Clubs join forcesDespite the snow falling outside, children at the Boys & Girls Club of Superior got a taste of spring Saturday.
By: Maria Lockwood, Superior Telegram
Despite the snow falling outside, children at the Boys & Girls Club of Superior got a taste of spring Saturday.
Members of the Kiwanis Club of Superior teamed up with the kids to decorate four mobile planter boxes that will be used to grow tomatoes this summer.
Kiwanis is a kids-oriented club, said co-president Amanda Lindsey, and they try to keep it local.
“It’s all about kids,” she said.
Greg Mattson built the four planters out of lumber with five-gallon pails inside them. Mounted on casters, they can be wheeled out in nice weather and pulled inside at night. Campbell Lumber donated material for the boxes, and Menard’s offered a deep discount for the service group, he said.
The project was constructed as part of a national Kiwanis work day.
“I’m very proud of the Superior club right now for taking the initiative and doing a ‘Kiwanis One’ event,” said Darren Peterson, the lieutenant governor for the local region Kiwanis clubs. He said the Superior group is very involved in the community.
Kiwanis members were inspired to build the planters after learning about the Boys & Girls Club. The program serves children between the ages of 6 and 18. About 35-50 kids stop by the club, housed at the Virginia Deetz Center, each day for food, fun and education.
“We aren’t just a community drop-in center,” said Program Director Ali Bilden. The kids follow a strict schedule. They can get involved in an array of programs, from a Math Masters group and a drama club to a fitness club.
“We are big on clubs,” Bilden said.
Homework help is always available, and yes, they do play dodge ball.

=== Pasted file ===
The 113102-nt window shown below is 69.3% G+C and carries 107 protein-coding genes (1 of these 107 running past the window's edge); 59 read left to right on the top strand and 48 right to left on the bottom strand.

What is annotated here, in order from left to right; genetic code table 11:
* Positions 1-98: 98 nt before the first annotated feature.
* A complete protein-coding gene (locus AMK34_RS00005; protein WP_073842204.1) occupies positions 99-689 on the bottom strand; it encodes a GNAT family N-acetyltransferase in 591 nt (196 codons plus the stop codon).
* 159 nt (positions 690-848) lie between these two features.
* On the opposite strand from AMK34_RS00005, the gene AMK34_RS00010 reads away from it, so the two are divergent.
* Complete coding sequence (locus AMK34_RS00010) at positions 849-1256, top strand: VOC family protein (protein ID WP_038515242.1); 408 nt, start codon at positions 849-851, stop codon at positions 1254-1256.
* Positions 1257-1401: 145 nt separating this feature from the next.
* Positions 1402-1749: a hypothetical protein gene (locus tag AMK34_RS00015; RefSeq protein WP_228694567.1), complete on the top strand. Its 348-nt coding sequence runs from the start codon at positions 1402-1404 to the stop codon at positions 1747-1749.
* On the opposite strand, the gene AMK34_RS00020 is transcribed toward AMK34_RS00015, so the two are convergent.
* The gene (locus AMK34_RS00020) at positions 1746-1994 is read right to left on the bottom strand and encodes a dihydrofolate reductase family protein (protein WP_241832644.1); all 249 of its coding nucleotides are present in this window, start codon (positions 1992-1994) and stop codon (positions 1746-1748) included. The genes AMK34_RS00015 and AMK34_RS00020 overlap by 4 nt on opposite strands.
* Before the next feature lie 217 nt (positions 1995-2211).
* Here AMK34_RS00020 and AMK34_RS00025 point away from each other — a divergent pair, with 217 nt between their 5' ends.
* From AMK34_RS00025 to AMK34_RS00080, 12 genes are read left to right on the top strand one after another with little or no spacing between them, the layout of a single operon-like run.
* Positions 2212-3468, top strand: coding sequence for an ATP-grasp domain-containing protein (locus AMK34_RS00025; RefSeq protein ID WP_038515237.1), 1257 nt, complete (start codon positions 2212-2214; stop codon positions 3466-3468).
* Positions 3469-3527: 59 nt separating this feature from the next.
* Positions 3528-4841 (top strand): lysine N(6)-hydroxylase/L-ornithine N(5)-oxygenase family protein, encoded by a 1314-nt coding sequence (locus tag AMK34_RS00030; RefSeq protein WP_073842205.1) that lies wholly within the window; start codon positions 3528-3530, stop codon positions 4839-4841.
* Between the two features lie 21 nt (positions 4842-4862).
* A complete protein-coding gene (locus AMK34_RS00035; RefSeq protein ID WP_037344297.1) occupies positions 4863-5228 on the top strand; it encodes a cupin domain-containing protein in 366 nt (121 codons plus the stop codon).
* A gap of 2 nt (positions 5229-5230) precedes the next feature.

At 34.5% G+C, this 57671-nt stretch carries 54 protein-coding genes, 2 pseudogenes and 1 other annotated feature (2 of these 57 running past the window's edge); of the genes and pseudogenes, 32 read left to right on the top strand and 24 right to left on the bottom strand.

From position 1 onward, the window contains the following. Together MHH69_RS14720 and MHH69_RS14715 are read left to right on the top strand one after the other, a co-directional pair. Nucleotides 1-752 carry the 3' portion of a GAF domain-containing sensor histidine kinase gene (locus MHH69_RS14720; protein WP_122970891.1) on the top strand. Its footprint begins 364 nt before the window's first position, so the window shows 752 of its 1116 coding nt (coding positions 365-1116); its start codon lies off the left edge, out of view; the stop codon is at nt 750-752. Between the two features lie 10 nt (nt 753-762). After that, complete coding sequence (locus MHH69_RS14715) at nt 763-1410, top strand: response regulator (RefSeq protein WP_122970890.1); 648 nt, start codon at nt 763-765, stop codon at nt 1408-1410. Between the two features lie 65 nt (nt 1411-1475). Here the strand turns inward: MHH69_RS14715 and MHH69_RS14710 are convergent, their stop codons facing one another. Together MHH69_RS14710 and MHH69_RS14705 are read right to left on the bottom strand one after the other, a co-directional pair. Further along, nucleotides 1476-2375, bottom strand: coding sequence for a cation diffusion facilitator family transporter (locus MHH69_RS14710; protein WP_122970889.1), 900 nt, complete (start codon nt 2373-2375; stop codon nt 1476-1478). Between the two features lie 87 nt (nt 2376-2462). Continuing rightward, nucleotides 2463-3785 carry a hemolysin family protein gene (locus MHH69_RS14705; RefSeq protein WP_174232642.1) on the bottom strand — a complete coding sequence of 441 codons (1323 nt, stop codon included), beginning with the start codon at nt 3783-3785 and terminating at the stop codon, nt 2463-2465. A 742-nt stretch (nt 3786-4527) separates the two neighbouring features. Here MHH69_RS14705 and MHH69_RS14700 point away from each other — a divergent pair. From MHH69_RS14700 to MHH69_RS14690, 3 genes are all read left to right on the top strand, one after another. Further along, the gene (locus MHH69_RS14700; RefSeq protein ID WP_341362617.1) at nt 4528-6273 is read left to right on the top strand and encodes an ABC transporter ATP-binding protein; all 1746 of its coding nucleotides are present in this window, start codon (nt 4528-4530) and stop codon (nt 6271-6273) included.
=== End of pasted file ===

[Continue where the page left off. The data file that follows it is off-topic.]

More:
Members come from every walk of life, not just poor kids or tough kids. Many have been coming for years.
“Honestly it’s a positive, safe place for kids,” said Amanda Brown, 18.
Sabrina Topping, 10, said she likes the variety of activities available at the club. The Drama Mama Mamas club is Jasmine Thundercloud’s favorite activity. The young thespians are putting the final touches on their original production “The Fourth Little Pig.”
“I get to hang out with friends I don’t live by,” said Kiley Goodell, 11.
“It’s just fun,” said her sister Kyra, 10.
The planter boxes dovetailed nicely with the Boys & Girls Club’s plan to create their own community garden at the Catlin Green gardens. The project will kick off June 1.
“We’re going to have teams building fences and tilling the soil and actually planting,” Bilden said. Volunteers are needed and the club is seeking plant donations.
Although community members are welcome to drop by the Boys & Girls Club any time, this week there will be special programming during National Boys & Girls Club Week. Tonight, University of Wisconsin-Superior hockey players will hang out and play games with the kids. Wednesday will feature a family dinner and the drama group’s skit. Thursday, swing by to help plan the garden with the children. Friday will feature a dance. The club is open from 3-8 p.m. weekdays during the school year, 11 a.m. to 6 p.m. in the summer. There is a $10 membership fee, but there are no other charges for activities.
New members and volunteers are always welcome.
“If you have a talent, we have a kid for you,” said Branch Director Tim Stratioti.
For more information on the Kiwanis Club, stop by one of their weekly meetings at noon every Thursday at Perkins Restaurant or go to http://superiorkiwanis.org.